Premiums have risen this year again – by an average of just over €9 per month – but you still have a few days to save money by moving to a new insurer, cutting back on supplementary insurance or making a few tweaks to your current policy.
Interest rates on student loans will rise
Students who left university five years ago will now have to pay 2.56% interest on their loans, up from 0.46%.
No single-use plastics in offices
Offices and companies will no longer be allowed to provide throwaway plastic cups and other disposal items in canteens and coffee corners, but the government said last month environmental inspectors will not check up on compliance following the general election.
No mobile phones in school
Mobile phones will be effectively banned in secondary schools from January but there are no centrally-agreed rules and it will be up to the schools themselves how to implement the ban. A similar ban will come into effect in primary schools and in special education from the start of the next school year.
No flavoured vaping
Flavoured liquids for e-cigarettes such as cherry or bubblegum may no longer be sold, as a measure to stop youngsters taking up the habit. Shops will only be allowed to sell tobacco scented liquids for smoking and health ministry inspectors will start carrying out checks immediately.
Doxing becomes a criminal offence
The practice of sharing people’s private information online in order to intimidate them becomes a criminal offence, with a maximum jail term of two years or a fine of up to €22,500.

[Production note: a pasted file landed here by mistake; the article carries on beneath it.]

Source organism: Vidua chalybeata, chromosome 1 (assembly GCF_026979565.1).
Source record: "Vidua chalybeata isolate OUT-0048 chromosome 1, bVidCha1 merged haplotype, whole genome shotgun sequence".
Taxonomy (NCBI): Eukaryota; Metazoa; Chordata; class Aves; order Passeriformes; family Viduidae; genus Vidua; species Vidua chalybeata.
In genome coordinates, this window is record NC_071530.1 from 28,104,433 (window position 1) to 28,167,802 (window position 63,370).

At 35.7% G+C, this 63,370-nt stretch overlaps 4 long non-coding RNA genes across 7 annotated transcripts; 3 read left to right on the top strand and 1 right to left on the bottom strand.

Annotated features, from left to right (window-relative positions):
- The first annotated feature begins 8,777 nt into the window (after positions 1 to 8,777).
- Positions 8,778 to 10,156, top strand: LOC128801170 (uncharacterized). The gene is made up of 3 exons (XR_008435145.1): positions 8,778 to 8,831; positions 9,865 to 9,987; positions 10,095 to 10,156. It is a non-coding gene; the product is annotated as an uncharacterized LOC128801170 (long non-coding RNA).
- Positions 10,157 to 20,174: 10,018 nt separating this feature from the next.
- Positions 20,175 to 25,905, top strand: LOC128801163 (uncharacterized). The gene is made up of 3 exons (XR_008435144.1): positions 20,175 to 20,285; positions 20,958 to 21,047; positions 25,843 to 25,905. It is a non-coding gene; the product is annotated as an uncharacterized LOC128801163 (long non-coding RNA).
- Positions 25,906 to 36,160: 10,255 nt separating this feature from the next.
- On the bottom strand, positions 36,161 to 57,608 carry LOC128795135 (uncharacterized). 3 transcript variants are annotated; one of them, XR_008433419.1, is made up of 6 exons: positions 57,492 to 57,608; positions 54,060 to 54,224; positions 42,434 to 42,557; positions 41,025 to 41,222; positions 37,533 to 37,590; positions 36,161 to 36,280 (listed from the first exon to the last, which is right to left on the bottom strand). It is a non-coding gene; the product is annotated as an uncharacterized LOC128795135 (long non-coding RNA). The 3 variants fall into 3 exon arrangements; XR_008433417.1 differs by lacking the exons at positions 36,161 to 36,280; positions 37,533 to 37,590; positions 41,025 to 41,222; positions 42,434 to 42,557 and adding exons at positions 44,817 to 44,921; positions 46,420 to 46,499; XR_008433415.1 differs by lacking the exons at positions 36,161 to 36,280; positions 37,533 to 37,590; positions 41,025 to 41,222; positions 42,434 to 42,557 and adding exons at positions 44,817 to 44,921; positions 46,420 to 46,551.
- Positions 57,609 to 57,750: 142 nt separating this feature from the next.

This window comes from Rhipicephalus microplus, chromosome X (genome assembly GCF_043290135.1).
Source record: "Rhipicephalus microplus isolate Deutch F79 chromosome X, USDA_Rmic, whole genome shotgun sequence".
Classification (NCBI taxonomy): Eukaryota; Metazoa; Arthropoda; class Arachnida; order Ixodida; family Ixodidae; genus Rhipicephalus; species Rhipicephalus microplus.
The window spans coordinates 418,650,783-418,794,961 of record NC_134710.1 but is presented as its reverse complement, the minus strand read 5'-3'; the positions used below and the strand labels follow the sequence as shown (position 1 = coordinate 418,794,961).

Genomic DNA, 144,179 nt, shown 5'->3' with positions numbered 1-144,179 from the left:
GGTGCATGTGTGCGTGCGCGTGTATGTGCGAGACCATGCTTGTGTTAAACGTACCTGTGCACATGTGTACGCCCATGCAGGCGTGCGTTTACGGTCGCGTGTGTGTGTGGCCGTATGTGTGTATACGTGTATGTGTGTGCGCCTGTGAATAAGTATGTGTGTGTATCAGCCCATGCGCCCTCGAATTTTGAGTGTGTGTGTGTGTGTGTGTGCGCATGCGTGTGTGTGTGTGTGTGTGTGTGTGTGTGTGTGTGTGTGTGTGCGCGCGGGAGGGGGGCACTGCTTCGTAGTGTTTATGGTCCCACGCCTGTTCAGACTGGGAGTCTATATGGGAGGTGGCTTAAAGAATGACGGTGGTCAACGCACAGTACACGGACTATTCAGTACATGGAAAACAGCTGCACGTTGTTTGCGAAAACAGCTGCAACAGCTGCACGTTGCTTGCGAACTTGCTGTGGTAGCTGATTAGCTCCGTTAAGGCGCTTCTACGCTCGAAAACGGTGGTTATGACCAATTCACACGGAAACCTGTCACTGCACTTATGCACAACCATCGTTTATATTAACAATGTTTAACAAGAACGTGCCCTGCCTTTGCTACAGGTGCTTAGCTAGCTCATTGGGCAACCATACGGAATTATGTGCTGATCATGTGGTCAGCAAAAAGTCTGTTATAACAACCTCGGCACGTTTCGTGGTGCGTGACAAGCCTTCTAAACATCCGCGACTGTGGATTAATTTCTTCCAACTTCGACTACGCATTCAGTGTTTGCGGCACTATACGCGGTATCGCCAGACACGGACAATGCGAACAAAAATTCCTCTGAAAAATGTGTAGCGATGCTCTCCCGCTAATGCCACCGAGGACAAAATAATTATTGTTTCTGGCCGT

Pick a name
New parents will be able to give their offspring a combination of both parents’ names. Children born between 2016 and now will also be able to add their other parent’s surname to theirs.
Tougher punishments for animal abuse
Officials will be given more leeway to close down companies where animal welfare is under threat and introduce bans on keeping animals altogether. The maximum jail term for animal abuse goes up to five years.
National mortgage guarantee
The maximum cost of a home which can be covered via the guarantee scheme goes up to €435,000, or €461,000 if the buyer plans to invest in energy saving measures.
It will become easier for single people to borrow more money for a mortgage and to borrow more money to pay for energy saving measures. In addition, the under-35s who buy a property for the first time will not have to pay transfer tax if their new home costs up to €510,000, up €60,000 on the current limit.
The maximum rent increase for most tenants in the social housing sector will be 5.8% from July, or 5.3% if their landlord is a housing corporation. The figure is based on average pay rises this year. High earners will face higher increases in a effort to encourage them to move to the non-rent controlled sector.
Those renting in the “free sector”, will face a 5.5% rise, if the rent increase is due before May. This is based on inflation plus 1%. After that, new rules may apply.
The maximum rent payable in the rent controlled sector is €879.66 from January 1, 2024, based on the points system. To qualify for social housing, single people may earn no more than €47,699 a year, couples €52,671. The maximum housing benefit payable is rising by €34 per month.
The government has a special website section listing all the main changes in Dutch.